Gary Simmons, "The Ballroom", Erasure Drawing, chalk on slate-painted wall, 1995. Photo: Susan Einstein.

Gary Simmons' room-sized installation of Erasure Drawings are an amazing creation. Simmons painted the gallery walls black then chalked and erased them, resulting in a murky and ephemeral feeling. Then he imposed large-scaled chalk drawings over the erased background, creating a dream-like environment. All of Simmons' subjects are taken from cartoons from the 1930's and 1940's where racial stereotypes were portrayed. Rather than a didactic presentation about the trials and tribulations of racial issues, Simmons creates explosive drawings where the absent subject stands in for the bigotry. Among the five scenes chalked on the 17-foot high walls of the galleries, one depicts an empty ballroom with a swinging chandelier composed of knotted nooses. Another depicts a vacant throne. A wrecked pirate ships fills another wall, while on yet another the cartoon signifier of a rebounding arrow fills the picture plane. Only one contains a figure, a lone flute player against a starry night sky. These drawings need to be seen to be experienced. The scope and scale of this endeavor makes it one of Simmons' most ambitious projects to date (Lannan Foundation, West Side).

Otto Hagel, "The Window Washer", gelatin silver print, 1939. Photo courtesy the Collection of the Center for Creative Photography.

Points of Entry: Reframing America is the third and last installment in this landmark collaborative series. It presents both aesthetic and social approaches to photography by seven European emigre artists: Alexander Alland, Robert Frank, John Gutmann, Otto Hagel, Hansel Meith, Lisette Model and Marion Palfi (Museum of Photographic Arts, San Diego).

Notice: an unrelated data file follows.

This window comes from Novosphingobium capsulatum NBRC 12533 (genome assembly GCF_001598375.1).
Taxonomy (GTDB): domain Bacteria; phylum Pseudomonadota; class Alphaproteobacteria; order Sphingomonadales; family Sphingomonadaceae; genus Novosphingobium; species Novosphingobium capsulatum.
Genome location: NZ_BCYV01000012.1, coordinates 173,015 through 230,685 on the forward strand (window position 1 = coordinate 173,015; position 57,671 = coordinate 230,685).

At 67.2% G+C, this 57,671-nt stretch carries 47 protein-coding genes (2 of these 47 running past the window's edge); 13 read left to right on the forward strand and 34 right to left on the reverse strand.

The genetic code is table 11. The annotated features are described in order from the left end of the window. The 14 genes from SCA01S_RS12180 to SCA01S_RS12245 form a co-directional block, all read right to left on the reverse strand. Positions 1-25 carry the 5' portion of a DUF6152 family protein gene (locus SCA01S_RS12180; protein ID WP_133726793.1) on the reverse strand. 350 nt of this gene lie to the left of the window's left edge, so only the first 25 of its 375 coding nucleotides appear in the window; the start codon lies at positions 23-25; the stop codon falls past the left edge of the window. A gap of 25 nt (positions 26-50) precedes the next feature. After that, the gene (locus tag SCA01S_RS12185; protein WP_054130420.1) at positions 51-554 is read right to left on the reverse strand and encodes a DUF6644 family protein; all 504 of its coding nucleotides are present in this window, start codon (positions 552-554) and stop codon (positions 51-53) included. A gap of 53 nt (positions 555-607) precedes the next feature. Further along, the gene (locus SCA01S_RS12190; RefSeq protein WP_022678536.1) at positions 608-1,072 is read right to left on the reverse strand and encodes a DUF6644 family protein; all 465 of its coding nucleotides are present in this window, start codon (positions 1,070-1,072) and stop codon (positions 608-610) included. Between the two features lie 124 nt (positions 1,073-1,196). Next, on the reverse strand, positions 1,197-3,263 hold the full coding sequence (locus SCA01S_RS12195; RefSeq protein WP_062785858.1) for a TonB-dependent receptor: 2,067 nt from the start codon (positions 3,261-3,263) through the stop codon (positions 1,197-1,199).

The five photographic works of Paul McCarthy on view here date from 1970 -1974. Although McCarthy is well known for his performance work, his sculpture, and his photography, these early pieces present the more conceptual side of his practice. These are all sequential black and white pieces based on observing a particular event in many ways. In one series he photographed out his car window at repeated intervals; in another he photographed into a mirror placed on the floor in order to record the changing reflection as he encircled the space. Included in this exhibition is a photographic sequence that presents McCarthy using his body to make his paintings. On their own, these images feel like relics pulled from the attic, but when viewed in conjunction with the other photo-based conceptual art made at that time they document not only a very interesting time historically, but the basis of McCarthy's late work (Blum and Poe Gallery, Santa Monica).